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The Legality of Nuclear Weapons: ICJ Advisory Opinion 

Sections

General Provisions

Current Status

Law Text and Documents

References and Links

General Provisions
In 1996, the International Court of Justice (ICJ) undertook a historic case concerning the legality of the threat of or use of nuclear weapons.  The World Health Organization (WHO) first approached this issue by adopting Resolution WHA46.40 on May 14, 1993, which requested the Court’s advisory opinion on the question: "In view of the health and environmental effects, would the use of nuclear weapons by a State in war or other armed conflict be a breach of its obligations under international law including the WHO Constitution?" On December 15, 1994, the United Nations General Assembly (UNGA) adopted a similar resolution—Resolution 49/75K—to request an advisory opinion from the Court on the question: "Is the threat or use of nuclear weapons in any circumstance permitted under international law?"

The Court began to hold public hearings on October 30, 1995, at which time states and Court-authorized organizations could deliver oral statements on the issue.  The Court voted unanimously to render the threat or use of nuclear weapons as contrary to the rules of international law applicable in armed conflict as well as the principles and rules of humanitarian law. It upheld Article VI of the Nuclear Non-Proliferation Treaty (NPT), which compels states to “pursue in good faith and bring to a conclusion” nuclear disarmament agreements under international control.  However, the ruling on the legality of the threat or use of nuclear weapons ultimately resulted in 7-7 split, with ICJ President Mohammed Bedjaoui casting the tie-breaking vote.  The Court determined that the current state of international law prevented it from concluding definitively “whether the threat or use of nuclear weapons would be lawful or unlawful in an extreme circumstance of self-defense, in which the very survival of a State would be at stake.”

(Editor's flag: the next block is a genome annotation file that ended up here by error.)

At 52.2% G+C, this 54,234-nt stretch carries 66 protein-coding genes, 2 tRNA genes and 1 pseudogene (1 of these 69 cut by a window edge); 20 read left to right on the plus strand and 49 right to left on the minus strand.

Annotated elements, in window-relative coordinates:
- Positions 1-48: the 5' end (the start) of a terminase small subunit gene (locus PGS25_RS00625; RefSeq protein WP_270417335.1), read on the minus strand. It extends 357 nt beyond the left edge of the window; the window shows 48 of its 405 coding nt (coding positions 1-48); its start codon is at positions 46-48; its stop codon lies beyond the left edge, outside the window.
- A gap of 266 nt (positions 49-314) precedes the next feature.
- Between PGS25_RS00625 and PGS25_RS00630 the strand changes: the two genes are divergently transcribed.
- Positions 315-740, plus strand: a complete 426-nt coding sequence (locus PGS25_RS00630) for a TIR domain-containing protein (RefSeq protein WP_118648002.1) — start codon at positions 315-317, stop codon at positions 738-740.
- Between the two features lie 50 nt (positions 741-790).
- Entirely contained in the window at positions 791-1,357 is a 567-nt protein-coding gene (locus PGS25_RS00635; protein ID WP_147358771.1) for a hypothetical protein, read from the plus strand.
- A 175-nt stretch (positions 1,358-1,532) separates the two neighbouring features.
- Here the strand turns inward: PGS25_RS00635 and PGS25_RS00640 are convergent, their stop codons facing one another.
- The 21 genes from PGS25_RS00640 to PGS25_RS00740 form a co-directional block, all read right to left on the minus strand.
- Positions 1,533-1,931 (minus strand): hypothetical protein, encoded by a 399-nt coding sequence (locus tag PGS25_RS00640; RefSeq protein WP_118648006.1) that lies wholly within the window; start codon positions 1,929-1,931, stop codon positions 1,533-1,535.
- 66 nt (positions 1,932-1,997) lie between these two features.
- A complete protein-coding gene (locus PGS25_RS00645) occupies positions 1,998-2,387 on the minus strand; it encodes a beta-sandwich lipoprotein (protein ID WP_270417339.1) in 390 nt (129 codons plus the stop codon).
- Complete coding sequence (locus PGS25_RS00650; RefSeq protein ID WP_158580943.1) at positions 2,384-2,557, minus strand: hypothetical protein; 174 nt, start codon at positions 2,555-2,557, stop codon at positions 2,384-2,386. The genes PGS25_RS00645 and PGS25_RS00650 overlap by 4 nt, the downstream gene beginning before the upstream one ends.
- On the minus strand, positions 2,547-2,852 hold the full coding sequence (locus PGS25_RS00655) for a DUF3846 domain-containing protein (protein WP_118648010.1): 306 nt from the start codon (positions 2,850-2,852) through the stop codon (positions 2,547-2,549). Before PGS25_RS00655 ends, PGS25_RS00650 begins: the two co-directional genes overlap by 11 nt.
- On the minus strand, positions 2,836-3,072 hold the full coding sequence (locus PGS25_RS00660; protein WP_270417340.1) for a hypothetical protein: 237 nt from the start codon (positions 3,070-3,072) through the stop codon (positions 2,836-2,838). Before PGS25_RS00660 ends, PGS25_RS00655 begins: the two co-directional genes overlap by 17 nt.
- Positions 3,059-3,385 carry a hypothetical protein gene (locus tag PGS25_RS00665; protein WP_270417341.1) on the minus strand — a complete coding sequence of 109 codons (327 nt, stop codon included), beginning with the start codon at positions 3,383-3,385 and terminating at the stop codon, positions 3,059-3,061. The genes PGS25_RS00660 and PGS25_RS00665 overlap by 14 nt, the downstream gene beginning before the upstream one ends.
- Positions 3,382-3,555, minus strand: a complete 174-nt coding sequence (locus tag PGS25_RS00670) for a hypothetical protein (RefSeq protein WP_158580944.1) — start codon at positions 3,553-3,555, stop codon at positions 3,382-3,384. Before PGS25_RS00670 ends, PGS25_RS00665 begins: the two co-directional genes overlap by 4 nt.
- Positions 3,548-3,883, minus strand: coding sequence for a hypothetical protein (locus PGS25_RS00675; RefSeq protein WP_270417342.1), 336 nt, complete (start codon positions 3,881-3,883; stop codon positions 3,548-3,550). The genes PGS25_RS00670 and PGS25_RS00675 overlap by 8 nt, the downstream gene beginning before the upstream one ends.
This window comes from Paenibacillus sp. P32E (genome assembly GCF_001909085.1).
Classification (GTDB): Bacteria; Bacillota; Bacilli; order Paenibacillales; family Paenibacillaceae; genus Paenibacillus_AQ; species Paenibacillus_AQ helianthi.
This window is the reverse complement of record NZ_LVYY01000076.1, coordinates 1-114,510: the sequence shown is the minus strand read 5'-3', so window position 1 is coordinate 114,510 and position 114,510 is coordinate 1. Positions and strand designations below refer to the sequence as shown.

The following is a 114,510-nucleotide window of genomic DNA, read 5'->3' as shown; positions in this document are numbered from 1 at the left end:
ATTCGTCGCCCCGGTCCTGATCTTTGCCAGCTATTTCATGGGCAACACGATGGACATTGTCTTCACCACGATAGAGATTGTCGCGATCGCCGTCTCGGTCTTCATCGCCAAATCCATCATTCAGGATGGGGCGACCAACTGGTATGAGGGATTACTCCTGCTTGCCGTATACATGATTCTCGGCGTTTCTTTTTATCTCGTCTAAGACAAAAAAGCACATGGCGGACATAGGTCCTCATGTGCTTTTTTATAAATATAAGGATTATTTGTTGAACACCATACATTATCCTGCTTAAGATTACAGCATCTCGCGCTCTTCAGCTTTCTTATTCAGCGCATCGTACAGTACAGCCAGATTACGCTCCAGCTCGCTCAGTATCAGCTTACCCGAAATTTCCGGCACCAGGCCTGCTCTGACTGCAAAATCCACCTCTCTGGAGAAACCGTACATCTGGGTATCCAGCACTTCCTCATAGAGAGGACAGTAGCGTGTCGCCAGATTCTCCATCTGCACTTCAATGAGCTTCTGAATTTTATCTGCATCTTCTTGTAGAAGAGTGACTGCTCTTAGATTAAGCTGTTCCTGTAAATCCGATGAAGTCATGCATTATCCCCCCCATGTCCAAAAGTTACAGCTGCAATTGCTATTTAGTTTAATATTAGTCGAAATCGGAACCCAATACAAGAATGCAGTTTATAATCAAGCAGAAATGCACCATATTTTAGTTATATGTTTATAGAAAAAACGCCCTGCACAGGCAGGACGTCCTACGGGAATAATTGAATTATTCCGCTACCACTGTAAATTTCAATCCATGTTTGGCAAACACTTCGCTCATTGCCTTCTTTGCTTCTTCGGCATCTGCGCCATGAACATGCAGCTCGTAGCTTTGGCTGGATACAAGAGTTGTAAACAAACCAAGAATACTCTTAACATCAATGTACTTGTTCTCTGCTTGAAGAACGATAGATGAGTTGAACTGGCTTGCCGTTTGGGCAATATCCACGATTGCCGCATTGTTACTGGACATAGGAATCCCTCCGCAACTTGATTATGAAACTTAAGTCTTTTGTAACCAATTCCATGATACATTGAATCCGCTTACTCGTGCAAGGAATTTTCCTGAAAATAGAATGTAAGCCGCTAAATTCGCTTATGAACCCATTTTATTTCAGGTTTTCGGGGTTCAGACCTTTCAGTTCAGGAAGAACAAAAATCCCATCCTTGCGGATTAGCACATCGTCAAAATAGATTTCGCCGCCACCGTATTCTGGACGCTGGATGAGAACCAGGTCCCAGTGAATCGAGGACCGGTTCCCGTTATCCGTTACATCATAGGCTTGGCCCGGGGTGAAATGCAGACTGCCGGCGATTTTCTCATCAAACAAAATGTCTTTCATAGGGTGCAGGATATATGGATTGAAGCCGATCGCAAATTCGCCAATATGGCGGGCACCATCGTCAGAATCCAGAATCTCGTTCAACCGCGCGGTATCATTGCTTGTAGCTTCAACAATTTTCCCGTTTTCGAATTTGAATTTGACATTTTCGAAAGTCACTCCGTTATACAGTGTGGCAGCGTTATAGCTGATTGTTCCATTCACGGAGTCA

Current Status
The ICJ’s 1996 advisory opinion has had little impact on international nuclear disarmament law. Without an enforcement mechanism, the ICJ remains powerless to obligate states to abide by its decision.  The Security Council, whose permanent members include the five NPT-designated nuclear weapon states (NWS), has the capability to enforce international law.  Since the ICJ’s decision on the legality of nuclear weapons, the Security Council has fought actively to curtail the nuclear proliferation of non-nuclear weapon states.  However, the Security Council continues to overlook the failure of the NWS to conclude nuclear disarmament negotiations, and most of these states’ maintain their right to threaten the use of nuclear weapons in certain situation.

References and Links
"International Court of Justice: The Use or Threat of Use of Nuclear Weapons Is Not Only Immoral, It's Illegal." Reaching Critical Will <http://www.reachingcriticalwill.org/legal/ICJ.html>.

"Legality of Nuclear Weapons." Nuclear Files. Nuclear Age Peace Foundation. Web. <http://www.nuclearfiles.org/menu/library/treaties/international-court-justice/trty_international-court-justice_nuclear-weapons_1997-10-30.htm>.


Ware, Alyn. "Bomb's Away? The World Court Decision on Nuclear Weapons." Lawyers' Committee on Nuclear Policy. Disarmament Diplomacy, Sept. 1996. Web. <http://www.lcnp.org/wcourt/Bombs%20away.htm>.